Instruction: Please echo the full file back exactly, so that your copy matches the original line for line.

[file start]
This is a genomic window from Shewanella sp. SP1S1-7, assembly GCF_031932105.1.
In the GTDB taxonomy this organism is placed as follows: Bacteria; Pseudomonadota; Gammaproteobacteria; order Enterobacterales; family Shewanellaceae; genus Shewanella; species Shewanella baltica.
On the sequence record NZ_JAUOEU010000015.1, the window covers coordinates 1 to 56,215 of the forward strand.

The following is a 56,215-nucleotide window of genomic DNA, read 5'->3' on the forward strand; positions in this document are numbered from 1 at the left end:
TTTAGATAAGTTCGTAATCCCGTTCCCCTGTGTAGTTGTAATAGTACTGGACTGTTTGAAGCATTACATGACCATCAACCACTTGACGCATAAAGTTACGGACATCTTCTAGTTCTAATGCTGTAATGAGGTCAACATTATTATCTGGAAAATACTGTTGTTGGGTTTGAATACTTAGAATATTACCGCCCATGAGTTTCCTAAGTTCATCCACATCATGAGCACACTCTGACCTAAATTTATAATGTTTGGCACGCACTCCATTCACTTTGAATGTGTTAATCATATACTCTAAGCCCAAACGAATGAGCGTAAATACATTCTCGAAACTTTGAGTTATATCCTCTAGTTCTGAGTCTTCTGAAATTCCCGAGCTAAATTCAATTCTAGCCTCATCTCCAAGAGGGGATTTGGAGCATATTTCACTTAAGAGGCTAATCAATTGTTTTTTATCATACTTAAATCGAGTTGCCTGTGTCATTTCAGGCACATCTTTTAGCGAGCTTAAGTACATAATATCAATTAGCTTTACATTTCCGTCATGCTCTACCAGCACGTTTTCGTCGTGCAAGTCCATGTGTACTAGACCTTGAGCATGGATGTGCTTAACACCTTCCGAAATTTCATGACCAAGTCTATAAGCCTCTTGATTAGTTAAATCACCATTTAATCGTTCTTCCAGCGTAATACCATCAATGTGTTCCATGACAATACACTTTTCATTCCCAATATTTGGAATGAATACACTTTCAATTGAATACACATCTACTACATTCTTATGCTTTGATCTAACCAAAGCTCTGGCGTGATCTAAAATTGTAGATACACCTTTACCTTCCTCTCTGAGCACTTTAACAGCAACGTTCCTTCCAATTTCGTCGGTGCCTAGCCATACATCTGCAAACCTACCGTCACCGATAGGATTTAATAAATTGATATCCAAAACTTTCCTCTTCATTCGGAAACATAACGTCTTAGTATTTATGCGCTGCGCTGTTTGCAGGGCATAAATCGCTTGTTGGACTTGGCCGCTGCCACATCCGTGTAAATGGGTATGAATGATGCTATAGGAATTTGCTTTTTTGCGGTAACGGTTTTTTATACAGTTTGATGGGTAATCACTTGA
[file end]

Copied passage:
This is a genomic window from Shewanella sp. SP1S1-7, assembly GCF_031932105.1.
In the GTDB taxonomy this organism is placed as follows: Bacteria; Pseudomonadota; Gammaproteobacteria; order Enterobacterales; family Shewanellaceae; genus Shewanella; species Shewanella baltica.
On the sequence record NZ_JAUOEU010000015.1, the window covers coordinates 1 to 56,215 of the forward strand.

The following is a 56,215-nucleotide window of genomic DNA, read 5'->3' on the forward strand; positions in this document are numbered from 1 at the left end:
TTTAGATAAGTTCGTAATCCCGTTCCCCTGTGTAGTTGTAATAGTACTGGACTGTTTGAAGCATTACATGACCATCAACCACTTGACGCATAAAGTTACGGACATCTTCTAGTTCTAATGCTGTAATGAGGTCAACATTATTATCTGGAAAATACTGTTGTTGGGTTTGAATACTTAGAATATTACCGCCCATGAGTTTCCTAAGTTCATCCACATCATGAGCACACTCTGACCTAAATTTATAATGTTTGGCACGCACTCCATTCACTTTGAATGTGTTAATCATATACTCTAAGCCCAAACGAATGAGCGTAAATACATTCTCGAAACTTTGAGTTATATCCTCTAGTTCTGAGTCTTCTGAAATTCCCGAGCTAAATTCAATTCTAGCCTCATCTCCAAGAGGGGATTTGGAGCATATTTCACTTAAGAGGCTAATCAATTGTTTTTTATCATACTTAAATCGAGTTGCCTGTGTCATTTCAGGCACATCTTTTAGCGAGCTTAAGTACATAATATCAATTAGCTTTACATTTCCGTCATGCTCTACCAGCACGTTTTCGTCGTGCAAGTCCATGTGTACTAGACCTTGAGCATGGATGTGCTTAACACCTTCCGAAATTTCATGACCAAGTCTATAAGCCTCTTGATTAGTTAAATCACCATTTAATCGTTCTTCCAGCGTAATACCATCAATGTGTTCCATGACAATACACTTTTCATTCCCAATATTTGGAATGAATACACTTTCAATTGAATACACATCTACTACATTCTTATGCTTTGATCTAACCAAAGCTCTGGCGTGATCTAAAATTGTAGATACACCTTTACCTTCCTCTCTGAGCACTTTAACAGCAACGTTCCTTCCAATTTCGTCGGTGCCTAGCCATACATCTGCAAACCTACCGTCACCGATAGGATTTAATAAATTGATATCCAAAACTTTCCTCTTCATTCGGAAACATAACGTCTTAGTATTTATGCGCTGCGCTGTTTGCAGGGCATAAATCGCTTGTTGGACTTGGCCGCTGCCACATCCGTGTAAATGGGTATGAATGATGCTATAGGAATTTGCTTTTTTGCGGTAACGGTTTTTTATACAGTTTGATGGGTAATCACTTGA